GRuB’s garden building programs have been a cornerstone of our work since 1993, when our parent program the Kitchen Garden Project started sprouting raised bed gardens in backyards all over southwestern Washington. Our mission is growing healthy food, people, and community, and nothing else quite brings that all together as a GRuB backyard garden build. Over the years, we’ve seen thousands of local families grow their own agency and abundance as they’ve expanded the resources, skills, and knowledge to raise their own food.
That’s a very real kind of wealth, as the COVID-19 pandemic has amply reminded us. In fact, since the pandemic began, interest in home gardening has shot up across the nation. With stay-at-home orders, lost household income, grocery stores under stress, food supply chains stretched thin, and everybody worried about the health and vitality of our bodies, many have a renewed interest in growing their own food. Daily we’re hearing from gardeners about the joy, purpose, and solace they find in the gardens and their deep satisfaction in providing for themselves, their neighbors, and their families.That’s why we’ve doubled down on our Victory Garden Project. We’re aiming to build an extra 100 backyard gardens this year.
But the name. Recently we’ve begun rethinking the Victory Garden name (it was only 2017 when GRuB adopted it for our backyard garden program). “Victory Gardens” have history. There’s been something of a national buzz about them during the current pandemic, calling to memory the can-do response of U.S. civilians to support the war efforts of World Wars I and II. “Victory Garden” evokes the very qualities of agency, resourcefulness, and interdependence that are the heart of GRuB’s mission. It also honors the leadership of military veterans at GRuB and the many positive impacts that members of the armed services have experienced in growing food and gardens for themselves and others.
But we’ve been learning there’s another, shadow side to the history of Victory Gardens. Prior to World War II, Japanese-Americans comprised a large percentage of vegetable farmers in the U.S. Due to the racist federal policy of interning Japanese-Americans in concentration camps, the country faced a shortage of produce, one of the key motivators of the Victory Garden movement during World War II. Therefore when we celebrate the freedom, community, and resourcefulness of Victory Gardens, we must also acknowledge the racially-based removal of more than 100,000 Americans from their land and their livelihoods
The term “victory” means many things. When GRuB applied it to several of our core programs, we meant to evoke the kind of grit, resilience, and community spirit that have inspired people throughout history to overcome incredible challenges together. But “victory” also often implies the triumph, conquest, or domination of one group over another. As a nonprofit dedicated to growing healthy food, people, and community, we are also situated historically and geographically amidst legacies of slavery, the forced removal of Indigenous Peoples from their lands, military occupations, and white racist immigration practices, all of which are about who has access to land, agency over their own bodies and labor, and resources to grow food for their families and others. These racially-based historical and personal traumas have compounded across generations into health and wealth disparities today.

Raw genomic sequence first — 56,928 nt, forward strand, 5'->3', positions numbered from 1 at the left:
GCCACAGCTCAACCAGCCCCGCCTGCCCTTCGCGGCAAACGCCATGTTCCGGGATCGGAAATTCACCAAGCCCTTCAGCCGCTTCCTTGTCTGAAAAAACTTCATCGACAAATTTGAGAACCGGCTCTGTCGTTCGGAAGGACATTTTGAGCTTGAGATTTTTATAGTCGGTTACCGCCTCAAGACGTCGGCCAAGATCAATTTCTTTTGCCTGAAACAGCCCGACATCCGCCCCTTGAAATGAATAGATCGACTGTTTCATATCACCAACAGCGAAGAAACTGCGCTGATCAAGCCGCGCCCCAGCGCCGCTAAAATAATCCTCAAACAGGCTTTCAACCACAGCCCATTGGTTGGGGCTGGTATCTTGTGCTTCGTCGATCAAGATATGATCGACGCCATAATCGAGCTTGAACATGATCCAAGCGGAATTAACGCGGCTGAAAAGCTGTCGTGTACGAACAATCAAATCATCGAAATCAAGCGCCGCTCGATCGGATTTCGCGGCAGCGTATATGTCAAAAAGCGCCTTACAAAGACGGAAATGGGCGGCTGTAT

Yes, GRuB builds backyard gardens. But the depth of our mission is looking at who does–and does not–have access to healthy food and land and then working for a truly just distribution of those precious resources. Every day, for instance, we remember that all 3,000 gardens we’ve ever built are on Indigenous lands, even as many First Nations people face food disparities related to displacement from land and community. It’s in this context that we are now called to reevaluate the name of our Victory Garden Project and Victory Farm. What is GRuB’s responsibility to the legacy of harm associated with the “Victory Garden” movement? Is renaming our programs one part of that responsibility, together with other substantive steps?
As we prepare to build those extra 100 backyard gardens this year, we have an opportunity to take intentional steps towards healing the past and creating a new future. Can we redouble our commitment to making sure grocery workers, farmworkers, health providers, and other essential workers all have nourishing foods at home? Can our gardens help restore the agency and sovereignty of people whose bodies and lands (or their ancestors’ bodies and lands) were taken over by others? Can we bring together people whose lives have been disrupted by war and colonization to build something new? Of course we can! Together GRuB and all its wonderful supporters are writing our own chapter in the story that will be told generations from now.
If you are interested in sharing your experience or joining our conversation about renaming our programs, please email email@example.com.